9. Littlefinger recruits men and women to prostitution unwillingly. Using bait and switch tactics and the promise of other kinds of paying work, Littlefinger acquires people and then corrupts them. One such unlucky "waiter" was shown being compromised on-screen, with the perpetrator not considering it for even a moment, flippantly saying, "Everyone in Littlefinger's employ is for sale," just before enjoying what I would argue was really the first rape in the show. This got little attention from anyone, and is not mentioned anywhere in the Laura Hudson piece. I find that notable since it was A) a Male-Male rape and B) not fully shown on camera, speaking directly to two of the points that she makes in the article. It was a short, minor, transitional scene that many fans of the show probably don't even remember, but it was there, and it received neither outrage nor any comment of intrigue.

8. The vivid decapitation of Ned Stark. Maybe this isn't the most controversial one on the list, but I must say it scarred me, and at the same time oddly it hooked me. At the time, Ned was THE main hero of the story, the moral center of the whole GoT universe. Everything was predictably tense but the way out was clear, and Ned took it, and the new king said OFF with his head anyway, and that was that. I watched it several times in slow motion, going frame by frame to be sure I really saw it. There was no question, that sword went clean through. It bummed me out, and then I got excited to see how good the show must be that it could confidently kill off its chief protagonist for a finale. This event also directly led to the possibility for:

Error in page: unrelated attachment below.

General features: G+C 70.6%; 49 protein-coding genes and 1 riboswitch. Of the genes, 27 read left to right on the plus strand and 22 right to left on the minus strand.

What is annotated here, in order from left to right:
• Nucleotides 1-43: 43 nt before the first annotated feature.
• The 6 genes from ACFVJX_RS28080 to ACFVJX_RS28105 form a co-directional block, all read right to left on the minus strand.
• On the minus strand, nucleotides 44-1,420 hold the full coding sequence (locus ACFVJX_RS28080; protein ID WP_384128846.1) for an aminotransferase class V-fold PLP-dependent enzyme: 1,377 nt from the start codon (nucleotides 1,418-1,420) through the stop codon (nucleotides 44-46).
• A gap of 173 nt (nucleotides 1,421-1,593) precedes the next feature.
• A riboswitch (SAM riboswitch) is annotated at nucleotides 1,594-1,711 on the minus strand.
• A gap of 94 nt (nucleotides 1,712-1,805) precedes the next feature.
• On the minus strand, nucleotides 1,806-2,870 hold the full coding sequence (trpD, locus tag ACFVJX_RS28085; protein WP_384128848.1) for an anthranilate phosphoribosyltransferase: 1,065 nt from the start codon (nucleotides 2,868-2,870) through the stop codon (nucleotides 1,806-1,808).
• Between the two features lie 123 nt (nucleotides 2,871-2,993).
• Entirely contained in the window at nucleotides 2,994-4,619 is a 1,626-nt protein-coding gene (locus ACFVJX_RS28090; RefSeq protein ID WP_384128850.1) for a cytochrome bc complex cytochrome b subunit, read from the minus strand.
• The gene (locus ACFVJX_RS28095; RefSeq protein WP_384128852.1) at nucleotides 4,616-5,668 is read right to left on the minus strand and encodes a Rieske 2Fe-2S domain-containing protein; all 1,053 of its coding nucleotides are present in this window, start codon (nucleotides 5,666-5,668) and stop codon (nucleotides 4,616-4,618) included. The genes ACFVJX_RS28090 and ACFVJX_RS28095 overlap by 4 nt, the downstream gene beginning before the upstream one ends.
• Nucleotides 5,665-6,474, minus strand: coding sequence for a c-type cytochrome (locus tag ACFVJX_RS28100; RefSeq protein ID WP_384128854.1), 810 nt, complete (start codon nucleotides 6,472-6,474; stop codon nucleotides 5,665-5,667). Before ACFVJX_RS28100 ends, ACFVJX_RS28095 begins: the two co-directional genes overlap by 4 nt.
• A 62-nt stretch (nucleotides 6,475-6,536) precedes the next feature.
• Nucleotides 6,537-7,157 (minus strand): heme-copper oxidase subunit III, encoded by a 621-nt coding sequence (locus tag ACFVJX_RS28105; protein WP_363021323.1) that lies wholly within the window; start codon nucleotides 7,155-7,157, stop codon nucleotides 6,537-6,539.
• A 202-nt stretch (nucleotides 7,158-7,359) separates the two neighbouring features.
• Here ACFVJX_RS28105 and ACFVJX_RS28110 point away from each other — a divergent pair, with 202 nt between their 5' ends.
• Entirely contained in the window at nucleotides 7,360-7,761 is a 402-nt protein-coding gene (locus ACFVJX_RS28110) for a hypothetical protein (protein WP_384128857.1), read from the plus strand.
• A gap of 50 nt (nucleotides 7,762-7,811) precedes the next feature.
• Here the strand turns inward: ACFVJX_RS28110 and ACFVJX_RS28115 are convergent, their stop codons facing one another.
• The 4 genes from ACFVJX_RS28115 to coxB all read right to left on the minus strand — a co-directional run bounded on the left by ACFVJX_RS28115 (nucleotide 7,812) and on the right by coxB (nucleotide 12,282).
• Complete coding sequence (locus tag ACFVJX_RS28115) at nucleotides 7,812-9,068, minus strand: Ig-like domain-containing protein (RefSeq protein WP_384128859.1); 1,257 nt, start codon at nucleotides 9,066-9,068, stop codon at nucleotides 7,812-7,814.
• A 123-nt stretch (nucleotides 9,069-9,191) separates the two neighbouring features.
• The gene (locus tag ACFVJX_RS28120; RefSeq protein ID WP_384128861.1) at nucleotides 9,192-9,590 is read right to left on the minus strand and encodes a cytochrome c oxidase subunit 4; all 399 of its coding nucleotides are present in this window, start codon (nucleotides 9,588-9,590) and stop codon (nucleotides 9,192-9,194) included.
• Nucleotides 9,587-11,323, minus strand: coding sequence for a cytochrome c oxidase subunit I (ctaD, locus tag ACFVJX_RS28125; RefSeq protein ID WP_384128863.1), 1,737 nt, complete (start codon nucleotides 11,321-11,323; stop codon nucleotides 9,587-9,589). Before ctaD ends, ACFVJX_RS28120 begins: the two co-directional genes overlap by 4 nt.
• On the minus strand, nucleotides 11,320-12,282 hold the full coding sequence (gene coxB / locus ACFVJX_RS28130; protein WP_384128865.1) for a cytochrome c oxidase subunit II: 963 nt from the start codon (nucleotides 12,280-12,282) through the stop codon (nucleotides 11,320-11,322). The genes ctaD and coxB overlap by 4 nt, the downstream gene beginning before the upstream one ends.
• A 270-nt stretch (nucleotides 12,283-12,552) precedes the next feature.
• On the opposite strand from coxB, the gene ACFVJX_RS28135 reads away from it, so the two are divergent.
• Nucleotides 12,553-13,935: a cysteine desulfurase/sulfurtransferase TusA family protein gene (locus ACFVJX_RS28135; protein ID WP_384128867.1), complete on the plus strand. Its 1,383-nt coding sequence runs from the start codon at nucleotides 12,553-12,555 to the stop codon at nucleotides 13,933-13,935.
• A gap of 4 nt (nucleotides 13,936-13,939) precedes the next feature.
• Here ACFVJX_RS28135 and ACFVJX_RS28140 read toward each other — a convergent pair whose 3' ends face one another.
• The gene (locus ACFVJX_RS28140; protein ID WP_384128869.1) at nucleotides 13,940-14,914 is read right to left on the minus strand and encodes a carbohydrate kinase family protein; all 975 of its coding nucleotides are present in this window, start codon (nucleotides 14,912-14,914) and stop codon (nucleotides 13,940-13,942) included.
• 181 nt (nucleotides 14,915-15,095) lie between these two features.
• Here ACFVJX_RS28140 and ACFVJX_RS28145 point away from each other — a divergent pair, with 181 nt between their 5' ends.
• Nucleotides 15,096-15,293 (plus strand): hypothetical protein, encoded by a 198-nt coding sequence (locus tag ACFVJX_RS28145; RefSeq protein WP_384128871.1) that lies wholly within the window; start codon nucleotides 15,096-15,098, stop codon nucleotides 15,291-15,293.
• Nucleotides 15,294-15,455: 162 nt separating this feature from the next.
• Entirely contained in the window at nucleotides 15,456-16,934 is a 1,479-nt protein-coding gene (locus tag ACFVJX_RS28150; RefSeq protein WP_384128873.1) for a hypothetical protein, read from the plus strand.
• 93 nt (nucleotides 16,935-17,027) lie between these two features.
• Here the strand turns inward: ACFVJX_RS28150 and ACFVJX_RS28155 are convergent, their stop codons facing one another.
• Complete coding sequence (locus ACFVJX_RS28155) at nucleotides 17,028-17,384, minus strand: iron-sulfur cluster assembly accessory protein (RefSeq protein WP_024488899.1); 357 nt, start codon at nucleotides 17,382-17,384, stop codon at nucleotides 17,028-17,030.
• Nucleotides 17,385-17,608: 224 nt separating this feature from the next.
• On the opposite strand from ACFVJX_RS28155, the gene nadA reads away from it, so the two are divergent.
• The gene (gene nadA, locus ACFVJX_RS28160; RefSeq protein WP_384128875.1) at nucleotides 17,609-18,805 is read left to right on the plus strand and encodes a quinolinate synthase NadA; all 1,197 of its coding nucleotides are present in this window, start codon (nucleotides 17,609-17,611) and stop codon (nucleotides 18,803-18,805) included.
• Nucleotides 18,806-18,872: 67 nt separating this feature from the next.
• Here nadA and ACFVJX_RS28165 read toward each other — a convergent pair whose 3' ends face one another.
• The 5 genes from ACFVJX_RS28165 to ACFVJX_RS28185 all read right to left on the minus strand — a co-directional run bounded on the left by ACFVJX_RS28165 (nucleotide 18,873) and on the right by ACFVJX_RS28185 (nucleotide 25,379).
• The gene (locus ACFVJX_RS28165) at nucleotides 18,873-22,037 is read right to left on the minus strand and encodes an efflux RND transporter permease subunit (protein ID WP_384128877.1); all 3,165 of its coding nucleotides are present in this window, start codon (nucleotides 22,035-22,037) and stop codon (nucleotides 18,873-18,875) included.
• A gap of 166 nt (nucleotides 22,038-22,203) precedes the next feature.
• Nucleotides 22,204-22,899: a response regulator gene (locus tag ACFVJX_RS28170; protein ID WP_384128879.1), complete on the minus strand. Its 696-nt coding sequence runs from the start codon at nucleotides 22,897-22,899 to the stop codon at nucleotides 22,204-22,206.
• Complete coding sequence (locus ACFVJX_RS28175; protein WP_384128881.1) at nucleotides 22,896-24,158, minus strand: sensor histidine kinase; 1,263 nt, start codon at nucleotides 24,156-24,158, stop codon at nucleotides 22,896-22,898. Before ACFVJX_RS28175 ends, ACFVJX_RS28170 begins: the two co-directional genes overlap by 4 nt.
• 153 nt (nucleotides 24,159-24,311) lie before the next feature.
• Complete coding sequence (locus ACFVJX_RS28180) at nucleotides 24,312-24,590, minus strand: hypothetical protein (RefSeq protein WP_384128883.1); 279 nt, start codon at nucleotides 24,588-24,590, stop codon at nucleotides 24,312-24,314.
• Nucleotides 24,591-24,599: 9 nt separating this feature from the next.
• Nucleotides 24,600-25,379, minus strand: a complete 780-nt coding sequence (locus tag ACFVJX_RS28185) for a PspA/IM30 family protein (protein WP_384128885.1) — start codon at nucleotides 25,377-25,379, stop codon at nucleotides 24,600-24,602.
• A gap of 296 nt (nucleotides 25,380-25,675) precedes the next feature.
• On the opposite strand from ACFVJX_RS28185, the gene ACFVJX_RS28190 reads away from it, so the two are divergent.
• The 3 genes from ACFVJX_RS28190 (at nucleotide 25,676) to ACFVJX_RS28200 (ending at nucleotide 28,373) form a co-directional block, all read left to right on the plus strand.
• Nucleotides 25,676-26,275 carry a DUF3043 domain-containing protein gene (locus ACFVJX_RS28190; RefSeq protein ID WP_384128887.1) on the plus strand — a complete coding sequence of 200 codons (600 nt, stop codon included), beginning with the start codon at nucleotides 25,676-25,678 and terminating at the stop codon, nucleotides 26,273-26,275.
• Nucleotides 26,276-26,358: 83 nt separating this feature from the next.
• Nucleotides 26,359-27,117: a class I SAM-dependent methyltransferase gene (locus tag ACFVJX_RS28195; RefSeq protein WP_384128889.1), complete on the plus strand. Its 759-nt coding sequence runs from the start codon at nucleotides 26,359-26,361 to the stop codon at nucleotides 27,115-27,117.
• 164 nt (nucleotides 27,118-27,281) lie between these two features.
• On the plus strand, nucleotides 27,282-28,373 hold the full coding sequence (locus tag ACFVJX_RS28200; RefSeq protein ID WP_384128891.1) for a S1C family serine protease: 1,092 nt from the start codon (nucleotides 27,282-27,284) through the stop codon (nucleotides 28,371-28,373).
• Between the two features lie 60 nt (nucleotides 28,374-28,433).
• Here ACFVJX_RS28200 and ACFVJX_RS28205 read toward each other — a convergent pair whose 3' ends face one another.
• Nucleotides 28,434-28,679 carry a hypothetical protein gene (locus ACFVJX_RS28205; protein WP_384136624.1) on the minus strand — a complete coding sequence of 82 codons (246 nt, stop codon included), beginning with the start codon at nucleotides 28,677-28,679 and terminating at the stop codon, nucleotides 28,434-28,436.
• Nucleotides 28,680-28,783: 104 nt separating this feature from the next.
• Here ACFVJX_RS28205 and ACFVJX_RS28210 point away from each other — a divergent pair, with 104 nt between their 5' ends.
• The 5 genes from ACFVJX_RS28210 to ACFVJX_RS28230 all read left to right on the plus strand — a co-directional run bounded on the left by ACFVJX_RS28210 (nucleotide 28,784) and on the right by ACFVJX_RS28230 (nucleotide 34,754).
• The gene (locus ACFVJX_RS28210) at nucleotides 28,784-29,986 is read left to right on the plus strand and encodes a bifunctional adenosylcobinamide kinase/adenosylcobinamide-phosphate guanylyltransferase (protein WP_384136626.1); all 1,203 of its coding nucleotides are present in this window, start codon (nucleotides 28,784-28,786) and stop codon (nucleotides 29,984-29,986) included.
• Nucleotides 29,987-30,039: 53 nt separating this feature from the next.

7. Sansa Stark is forced to look her father in the eye, after his head has been removed. That's right, after her father had been decapitated, a cruel guard tricks her into walking out to a bridge and seeing this


6. Jaime Lannister's severed hand. Again, this isn't a scene over which I would expect to see picket signs, but it was definitely up there on the disturbing side. To put it in brief context, Jaime had just talked a group of men out of raping and killing a woman he was travelling with. For his troubles, however, they decided to teach him a lesson and cut off his hand. Bodily mutilation of that kind must be traumatic for any victim, but for Jaime's character who was a career swordsman, the loss of his sword-hand was especially painful. I am a long-time horror movie fan, but the moment is captured so realistically that it is hard for even me to watch.

It is definitely noteworthy that this was a punishment of sorts that was doled out in return for Jaime using his wits to save a woman from being raped and murdered. Jaime is also the character who then commits the hotly contested rape in Season 5.

5. The remains of a surrendering army that was promised mercy but flayed alive instead. This one kind of speaks for itself.

4. The...other stuff...Ramsay Snow did to Theon Greyjoy. Especially terrifying, this went on for several episodes, and we still see the aftermath of it all in Theon Greyjoy's recurring character, who now calls himself Reek at the insistence of Ramsay. Among the brutalities we know Ramsay inflicted on Theon were restraining him bodily to a device mimicking crucifixion without allowing the victim to die, partial flaying, other forms of physical and psychological torture, complete castration/removal of genitalia, and eventually full brainwashing.

3. Sacrifice by burning alive. There isn't much more to say about this. It is implied to be a somewhat common practice among one particular religious faction in Westeros. One particular scene shows a sort of combination sacrifice and political execution. I can still hear their screams...